Never hate the regret of not trying more than the failure

New London — Picture it: Me dancing. Ewwww. All the rhythm of a rhinoceros. What must I look like? And heaven knows what's jiggling.

But there I was, Saturday night at Hot Rod's, bopping along to the band Fusion (they're awesome, by the way) when someone approached me.

"Can I talk to you?" he said.

Now when you have my job, this is normally the time to fake an injury. Kinda sorta don't want to hear their opinion about why the National League should go to the DH at 11 p.m. on a Saturday night.

"I have to tell you something," he said. "Remember when you were our graduation speaker?"

It was Fitch High, 2006.

"I do," I said.

"Well, you said something that night that changed my life. You said, 'love what you do.' You said, 'don't be like those people who wake up on Monday morning and hate life. Don't be like that. Love what you do.'

"I was in a job for nine years that I hated," he said. "Then I thought about you and what you said. I got out. Now I'm doing something I love, and I've never been happier. I can't thank you enough."

Seldom am I rendered speechless. Honestly, I nearly cried. It was among the nicest things anyone has ever said to me.

Now for the more relevant part: I almost didn't go to Fitch that night. I nearly faked an injury. Because I was paralyzed with fear.

If you know me, you know that I speak with a stutter. It's gotten better over the years. But there are some days I sound like a CD with too many scratches. And that night, I nearly let fear get the best of me.

What if I get up before 1,000 people and can't speak?

What if they all make fun of me?

I'm not sure what got me there that night.

Sure glad I showed, though. Because what if I didn't go?

I'd never have known the utter joy of a conversation with someone whose life changed because of it.

I've written a lot over the years about overcoming That Little Voice Inside Your Head. I want to encourage you all again to be vulnerable. Vulnerability begets courage. And courage leads to productive change.

This is why I love sports so much. You are out there. You miss shots. Strike out. You lose. As Michael Jordan once said: "I've missed more than 9,000 shots in my career. I've lost almost 300 games. Twenty-six times, I've been trusted to take the game-winning shot and missed. I've failed over and over and over again in my life. And that is why I succeed."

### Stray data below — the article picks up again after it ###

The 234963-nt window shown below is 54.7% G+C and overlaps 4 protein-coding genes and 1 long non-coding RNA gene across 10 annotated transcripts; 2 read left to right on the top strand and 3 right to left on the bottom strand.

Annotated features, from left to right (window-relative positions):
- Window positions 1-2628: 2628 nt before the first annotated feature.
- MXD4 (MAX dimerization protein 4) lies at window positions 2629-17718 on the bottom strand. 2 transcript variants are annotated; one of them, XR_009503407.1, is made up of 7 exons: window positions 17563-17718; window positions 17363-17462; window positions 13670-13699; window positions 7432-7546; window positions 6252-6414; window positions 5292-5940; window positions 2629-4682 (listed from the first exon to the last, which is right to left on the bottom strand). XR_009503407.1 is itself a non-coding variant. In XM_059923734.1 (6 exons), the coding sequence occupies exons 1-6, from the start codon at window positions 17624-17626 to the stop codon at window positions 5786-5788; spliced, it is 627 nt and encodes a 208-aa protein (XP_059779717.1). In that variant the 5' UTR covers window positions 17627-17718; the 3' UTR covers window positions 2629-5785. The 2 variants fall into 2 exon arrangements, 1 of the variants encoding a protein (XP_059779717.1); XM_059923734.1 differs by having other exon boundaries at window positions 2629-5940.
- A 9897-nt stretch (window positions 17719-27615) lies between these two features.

Because you're still in the arena participating.

Which sure beats the cheap seats.

Author Brene Brown, whose books have changed my life, wrote "Daring Greatly" some years ago, based on a speech Teddy Roosevelt gave in 1910 called "The Man In The Arena." The book is about how courage and vulnerability are interwoven. The impetus was this speech:

"It is not the critic who counts; not the man who points out how the strong man stumbles, or where the doer of deeds could have done them better," Roosevelt wrote. "The credit belongs to the man who is actually in the arena, whose face is marred by dust and sweat and blood; who strives valiantly; who errs, who comes short again and again, because there is no effort without error and shortcoming.

"If he fails, at least fails while daring greatly, so that his place shall never be with those cold and timid souls who neither know victory nor defeat."

I love that. Loosely translated, Roosevelt said that you'll hate the regret of not trying more than the failure. So, so true.

Funny how life works. I never thought that "love what you do" was particularly profound. Not exactly one of the Beatitudes, you know? But it resonated for at least one person. And that gives me inner joy like I haven't had in a while.

So ...

Love what you do.

Don't be afraid.

Be vulnerable and courageous.

You'll like yourself a whole lot more.

Trust me.

This is the opinion of Day sports columnist Mike DiMauro.

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